I realize that I didn’t post about our math adventures in a while, but I couldn’t pull our math activities into a decent blog post. I am always impressed to read posts where children do trays or worksheets out of workboxes – believe me, I tried this approach many times only to discover that it doesn’t work. Maybe it would be different if we were really homeschooling, but Anna thinks that l earning and effort belong in school while home is for play. So that’s what we are doing for math – playing.
Daughter is also not in favor of any kind of “copy work”. She never warmed up, for example, to using templates that came with pattern blocks. She is only interested in creating something on her own and seems to have an inherent sense of symmetry in her creations.
We also make up math stories using various props – buttons, play food, Playmobil people. Anna gets better with simple concrete addition and subtraction when she works out answers to these word problems, and I usually write math sentences for her to show her a beautiful language of math. What I want to show her is that math is not dry, that a simple 2+3=5 sentence hides infinite number of stories that can be made up and told. This appeals to her, since she is so verbal and loves to make up her own stories.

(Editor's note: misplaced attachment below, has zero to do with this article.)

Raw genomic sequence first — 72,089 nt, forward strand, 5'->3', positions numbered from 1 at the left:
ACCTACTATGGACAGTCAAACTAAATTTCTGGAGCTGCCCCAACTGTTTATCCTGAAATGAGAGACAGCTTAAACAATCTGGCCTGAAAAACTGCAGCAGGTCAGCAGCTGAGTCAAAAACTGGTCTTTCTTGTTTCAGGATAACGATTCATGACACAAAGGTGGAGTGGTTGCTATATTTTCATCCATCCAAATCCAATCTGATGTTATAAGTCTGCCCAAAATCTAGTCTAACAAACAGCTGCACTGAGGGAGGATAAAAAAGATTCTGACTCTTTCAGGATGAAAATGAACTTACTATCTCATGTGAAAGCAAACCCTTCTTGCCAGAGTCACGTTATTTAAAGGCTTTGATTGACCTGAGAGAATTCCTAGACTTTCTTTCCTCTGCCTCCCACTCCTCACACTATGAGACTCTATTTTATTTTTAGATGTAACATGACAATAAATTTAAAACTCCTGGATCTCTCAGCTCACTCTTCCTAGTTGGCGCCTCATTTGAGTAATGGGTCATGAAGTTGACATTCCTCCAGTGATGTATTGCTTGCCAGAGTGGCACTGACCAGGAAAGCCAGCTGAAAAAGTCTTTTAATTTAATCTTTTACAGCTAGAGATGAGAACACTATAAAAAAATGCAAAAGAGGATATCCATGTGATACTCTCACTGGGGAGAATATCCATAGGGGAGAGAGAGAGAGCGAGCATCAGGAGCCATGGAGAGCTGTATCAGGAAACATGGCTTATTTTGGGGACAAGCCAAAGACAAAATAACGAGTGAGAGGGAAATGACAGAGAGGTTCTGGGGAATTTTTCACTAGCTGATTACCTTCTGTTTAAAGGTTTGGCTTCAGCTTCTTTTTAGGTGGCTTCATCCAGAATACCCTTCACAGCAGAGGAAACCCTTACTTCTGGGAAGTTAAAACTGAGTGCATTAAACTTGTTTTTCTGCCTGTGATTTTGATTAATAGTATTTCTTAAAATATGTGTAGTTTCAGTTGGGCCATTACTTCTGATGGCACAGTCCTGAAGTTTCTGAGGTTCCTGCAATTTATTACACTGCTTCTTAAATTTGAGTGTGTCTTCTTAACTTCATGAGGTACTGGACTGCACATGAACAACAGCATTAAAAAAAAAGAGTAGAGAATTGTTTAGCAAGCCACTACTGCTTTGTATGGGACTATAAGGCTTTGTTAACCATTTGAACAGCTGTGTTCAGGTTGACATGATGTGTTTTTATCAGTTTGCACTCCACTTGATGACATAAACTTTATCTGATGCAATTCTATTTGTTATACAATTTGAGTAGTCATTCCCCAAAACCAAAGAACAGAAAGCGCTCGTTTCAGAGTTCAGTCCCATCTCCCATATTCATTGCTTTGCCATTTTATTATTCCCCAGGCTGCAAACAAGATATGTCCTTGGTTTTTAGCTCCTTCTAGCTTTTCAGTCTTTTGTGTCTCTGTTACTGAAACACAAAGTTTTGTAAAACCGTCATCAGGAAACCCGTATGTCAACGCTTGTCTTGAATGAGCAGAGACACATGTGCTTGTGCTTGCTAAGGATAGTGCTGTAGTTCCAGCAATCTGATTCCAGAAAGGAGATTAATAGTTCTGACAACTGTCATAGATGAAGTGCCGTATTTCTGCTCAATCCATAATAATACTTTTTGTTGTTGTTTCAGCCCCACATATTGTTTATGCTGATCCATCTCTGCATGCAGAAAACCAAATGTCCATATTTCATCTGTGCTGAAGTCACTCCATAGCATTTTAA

And, of course, we also read “live math” books. Not all of them are great. Anna doesn’t care much for counting books any longer and prefers stories with some sort of story line. It’s even better if they rhyme, since she enjoys poetry. This book doesn’t rhyme, but it has a page with 100 steps to count in the end. For some reason daughter likes to count those steps even though she normally refuses to count higher than 40. In other words, all that she does in math, she does on her own terms and in her own time. I like it that way and don’t plan to change anything radically soon.
To see other math activities, visit Math Links at Joyful Learner.